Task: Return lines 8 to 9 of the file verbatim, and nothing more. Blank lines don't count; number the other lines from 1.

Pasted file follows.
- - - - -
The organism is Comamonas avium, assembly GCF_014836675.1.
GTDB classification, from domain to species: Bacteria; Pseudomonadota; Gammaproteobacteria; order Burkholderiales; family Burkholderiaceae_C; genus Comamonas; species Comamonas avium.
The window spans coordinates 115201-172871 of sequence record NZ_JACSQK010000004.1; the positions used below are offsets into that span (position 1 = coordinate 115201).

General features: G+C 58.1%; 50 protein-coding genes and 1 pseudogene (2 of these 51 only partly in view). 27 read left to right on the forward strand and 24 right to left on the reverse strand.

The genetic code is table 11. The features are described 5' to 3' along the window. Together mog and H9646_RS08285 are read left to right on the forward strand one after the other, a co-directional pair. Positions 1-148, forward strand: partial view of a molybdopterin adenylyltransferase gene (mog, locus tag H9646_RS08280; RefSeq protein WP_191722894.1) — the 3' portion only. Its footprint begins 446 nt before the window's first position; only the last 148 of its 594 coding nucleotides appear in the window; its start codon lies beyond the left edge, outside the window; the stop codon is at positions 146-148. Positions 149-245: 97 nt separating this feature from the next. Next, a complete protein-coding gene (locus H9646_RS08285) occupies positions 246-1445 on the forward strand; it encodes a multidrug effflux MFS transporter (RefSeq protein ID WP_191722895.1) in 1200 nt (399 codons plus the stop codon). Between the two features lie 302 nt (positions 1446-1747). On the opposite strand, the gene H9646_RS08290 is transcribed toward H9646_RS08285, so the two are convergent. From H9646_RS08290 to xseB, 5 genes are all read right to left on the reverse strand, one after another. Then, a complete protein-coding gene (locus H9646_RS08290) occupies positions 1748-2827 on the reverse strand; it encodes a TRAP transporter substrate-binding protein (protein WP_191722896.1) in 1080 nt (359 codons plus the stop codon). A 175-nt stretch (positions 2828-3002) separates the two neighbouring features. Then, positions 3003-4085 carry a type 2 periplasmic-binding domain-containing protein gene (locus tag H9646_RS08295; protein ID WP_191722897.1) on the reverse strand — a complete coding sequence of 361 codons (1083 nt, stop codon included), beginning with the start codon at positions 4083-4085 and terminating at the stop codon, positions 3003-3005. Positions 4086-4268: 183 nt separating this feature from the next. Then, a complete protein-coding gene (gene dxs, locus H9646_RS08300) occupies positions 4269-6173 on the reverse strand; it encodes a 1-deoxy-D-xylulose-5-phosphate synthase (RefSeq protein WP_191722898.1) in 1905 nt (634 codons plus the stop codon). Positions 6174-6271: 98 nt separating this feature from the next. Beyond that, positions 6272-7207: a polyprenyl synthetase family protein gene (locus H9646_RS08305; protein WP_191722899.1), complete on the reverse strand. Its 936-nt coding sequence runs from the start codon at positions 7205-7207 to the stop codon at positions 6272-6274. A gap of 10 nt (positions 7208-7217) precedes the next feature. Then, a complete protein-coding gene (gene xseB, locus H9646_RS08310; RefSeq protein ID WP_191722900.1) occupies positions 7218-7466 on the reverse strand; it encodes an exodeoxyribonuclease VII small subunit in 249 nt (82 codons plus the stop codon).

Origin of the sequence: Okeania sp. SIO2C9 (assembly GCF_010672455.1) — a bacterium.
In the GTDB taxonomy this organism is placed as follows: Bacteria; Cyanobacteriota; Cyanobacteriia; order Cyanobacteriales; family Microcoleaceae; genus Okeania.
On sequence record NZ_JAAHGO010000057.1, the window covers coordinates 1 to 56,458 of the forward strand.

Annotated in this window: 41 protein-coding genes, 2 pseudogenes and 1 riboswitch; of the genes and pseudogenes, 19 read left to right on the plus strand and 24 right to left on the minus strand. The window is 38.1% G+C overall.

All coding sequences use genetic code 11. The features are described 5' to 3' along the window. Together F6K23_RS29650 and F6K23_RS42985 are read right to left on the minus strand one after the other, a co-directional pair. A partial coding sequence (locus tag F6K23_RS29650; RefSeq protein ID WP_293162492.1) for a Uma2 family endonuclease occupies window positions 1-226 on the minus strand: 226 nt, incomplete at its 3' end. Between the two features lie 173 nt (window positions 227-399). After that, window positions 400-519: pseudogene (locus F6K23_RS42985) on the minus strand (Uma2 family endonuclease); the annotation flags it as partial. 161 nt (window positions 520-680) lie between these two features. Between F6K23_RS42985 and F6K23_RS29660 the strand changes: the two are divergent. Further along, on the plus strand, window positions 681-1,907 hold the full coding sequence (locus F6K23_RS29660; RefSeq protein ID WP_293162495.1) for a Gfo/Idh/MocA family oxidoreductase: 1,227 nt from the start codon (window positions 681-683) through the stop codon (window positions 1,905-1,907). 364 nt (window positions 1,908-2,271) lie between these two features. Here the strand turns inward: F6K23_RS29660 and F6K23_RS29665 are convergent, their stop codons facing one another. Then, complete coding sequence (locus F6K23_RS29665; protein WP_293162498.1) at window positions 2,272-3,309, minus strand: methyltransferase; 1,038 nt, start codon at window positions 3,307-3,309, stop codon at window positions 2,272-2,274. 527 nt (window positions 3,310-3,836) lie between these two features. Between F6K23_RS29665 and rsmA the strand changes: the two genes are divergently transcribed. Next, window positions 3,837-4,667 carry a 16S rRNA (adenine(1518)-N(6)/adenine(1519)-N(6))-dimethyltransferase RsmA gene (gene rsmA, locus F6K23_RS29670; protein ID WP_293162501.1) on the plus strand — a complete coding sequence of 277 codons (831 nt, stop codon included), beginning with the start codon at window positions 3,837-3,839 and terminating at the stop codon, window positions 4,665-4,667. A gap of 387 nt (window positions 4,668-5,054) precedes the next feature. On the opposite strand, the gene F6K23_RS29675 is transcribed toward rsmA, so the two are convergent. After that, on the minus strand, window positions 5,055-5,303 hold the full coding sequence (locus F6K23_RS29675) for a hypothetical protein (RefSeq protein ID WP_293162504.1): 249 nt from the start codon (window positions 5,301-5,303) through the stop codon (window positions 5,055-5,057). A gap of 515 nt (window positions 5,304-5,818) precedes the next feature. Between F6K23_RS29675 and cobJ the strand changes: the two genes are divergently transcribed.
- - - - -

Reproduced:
On sequence record NZ_JAAHGO010000057.1, the window covers coordinates 1 to 56,458 of the forward strand.

Annotated in this window: 41 protein-coding genes, 2 pseudogenes and 1 riboswitch; of the genes and pseudogenes, 19 read left to right on the plus strand and 24 right to left on the minus strand. The window is 38.1% G+C overall.